“I think perfect objectivity is an unrealistic goal; fairness, however, is not.”

Do Advertisers Value Their Agencies?

4 Aug

client - agency relationshipsThis question came to mind when reading the results of a recent survey conducted by the Institute of Advertising Practitioners in Ireland (IAPI) dealing with the state of the advertising industry.  One of the survey respondents expressed an opinion that clients were “much more aggressive and much less loyal.” Further, the representative from a creative agency stated that clients were “aggressive on cost and expectation and less committed to supporting their agency in their efforts to deliver excellence.” 

Subjectively speaking, many of us involved in the advertising space would likely answer this question with an unqualified “no, not as much as they once did.” 

The reasons for holding such an opinion may be many and varied, but the evidence manifests itself in the fact that client/ agency relationships simply are not as enduring as they once were.  There have been a number of studies conducted over the last half-dozen years which have pegged the average relationship length in the 3 – 5 year range.  If advertisers truly valued their agencies surely this would manifest it in longer, more productive relationships.  Wouldn’t it? 

Once full-service ad agencies “unbundled” this set the stage for advertisers to expand their agency rosters to address their “specialized” marketing needs.   In turn, this created bench strength and ultimately allowed advertisers to more readily re-allocate brand assignments across their stable of agencies, which certainly accounts for some percentage of client/ agency change.  Over time, the notion of transitioning work from one network partner to another became more acceptable and perhaps led advertisers to view going outside of their current agency rosters as less of an issue.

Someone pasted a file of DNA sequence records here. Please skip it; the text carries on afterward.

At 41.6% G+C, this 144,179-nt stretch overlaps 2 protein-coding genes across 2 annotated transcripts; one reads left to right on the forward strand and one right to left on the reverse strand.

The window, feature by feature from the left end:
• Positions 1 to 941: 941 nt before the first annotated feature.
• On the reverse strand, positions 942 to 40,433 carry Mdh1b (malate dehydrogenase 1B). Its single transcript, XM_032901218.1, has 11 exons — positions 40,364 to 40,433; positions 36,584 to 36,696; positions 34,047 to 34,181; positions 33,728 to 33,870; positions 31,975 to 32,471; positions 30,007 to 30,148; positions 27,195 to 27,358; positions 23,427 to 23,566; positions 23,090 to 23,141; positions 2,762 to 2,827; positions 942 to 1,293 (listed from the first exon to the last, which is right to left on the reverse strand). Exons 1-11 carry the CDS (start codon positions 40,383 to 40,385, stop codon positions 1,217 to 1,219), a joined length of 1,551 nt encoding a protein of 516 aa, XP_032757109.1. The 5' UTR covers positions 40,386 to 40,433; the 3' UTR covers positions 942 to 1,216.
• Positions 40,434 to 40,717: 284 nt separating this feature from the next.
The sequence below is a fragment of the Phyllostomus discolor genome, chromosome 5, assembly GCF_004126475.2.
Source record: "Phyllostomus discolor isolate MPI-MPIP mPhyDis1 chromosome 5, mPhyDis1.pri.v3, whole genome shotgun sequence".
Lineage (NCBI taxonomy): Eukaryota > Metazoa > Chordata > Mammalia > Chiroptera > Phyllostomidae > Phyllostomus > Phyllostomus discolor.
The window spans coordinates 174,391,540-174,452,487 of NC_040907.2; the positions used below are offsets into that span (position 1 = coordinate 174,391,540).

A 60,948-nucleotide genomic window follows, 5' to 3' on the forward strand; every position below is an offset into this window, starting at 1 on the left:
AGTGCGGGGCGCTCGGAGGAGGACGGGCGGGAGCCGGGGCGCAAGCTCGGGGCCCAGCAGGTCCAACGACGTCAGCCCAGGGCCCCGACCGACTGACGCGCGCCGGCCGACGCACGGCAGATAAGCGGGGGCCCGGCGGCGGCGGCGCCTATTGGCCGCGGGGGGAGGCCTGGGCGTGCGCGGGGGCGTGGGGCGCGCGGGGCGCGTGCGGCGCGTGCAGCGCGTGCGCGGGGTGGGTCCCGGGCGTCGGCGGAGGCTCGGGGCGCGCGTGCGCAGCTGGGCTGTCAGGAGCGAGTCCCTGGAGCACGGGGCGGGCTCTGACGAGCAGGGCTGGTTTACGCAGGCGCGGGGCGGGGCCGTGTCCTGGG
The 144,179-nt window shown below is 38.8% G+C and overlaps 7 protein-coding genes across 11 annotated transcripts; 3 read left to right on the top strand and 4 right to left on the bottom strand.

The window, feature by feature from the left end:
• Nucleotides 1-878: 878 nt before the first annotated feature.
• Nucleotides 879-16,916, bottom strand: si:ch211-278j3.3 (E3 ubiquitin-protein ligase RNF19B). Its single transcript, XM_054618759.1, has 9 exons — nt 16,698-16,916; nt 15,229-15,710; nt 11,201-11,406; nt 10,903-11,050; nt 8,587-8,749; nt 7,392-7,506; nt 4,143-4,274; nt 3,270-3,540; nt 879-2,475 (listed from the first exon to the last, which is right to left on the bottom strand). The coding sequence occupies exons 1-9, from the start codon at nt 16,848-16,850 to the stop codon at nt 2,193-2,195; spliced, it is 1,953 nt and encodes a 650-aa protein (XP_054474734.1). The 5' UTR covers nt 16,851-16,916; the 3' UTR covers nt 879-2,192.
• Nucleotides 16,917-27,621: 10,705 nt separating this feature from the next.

Change costs.  Whether measured in terms of the time required to effectively transition an agency or the opportunity costs tied to a “new” agency’s learning curve on the business.  This in turn creates risks with regard to an advertiser’s demand generation and market share accretion efforts.  Yet in spite of the cost of change, advertisers continue to change out agencies at an alarming rate.  

One cannot place blame for this trend solely on advertisers.  The actions and behaviors which precipitate the termination of a client/ agency relationship both parties have a shared responsibility.  Similarly, clients and agencies each hold the keys to extending both the length and productivity of their relationship.  It begins with a simple, but powerful concept… mutual respect.  After all “respect” is an important proof point of the extent to which one organization values the contributions and support of another. 

Advertisers can take the lead in this area with a series of simple, yet meaningful processes which will demonstrate the extent to which they value their agency partners: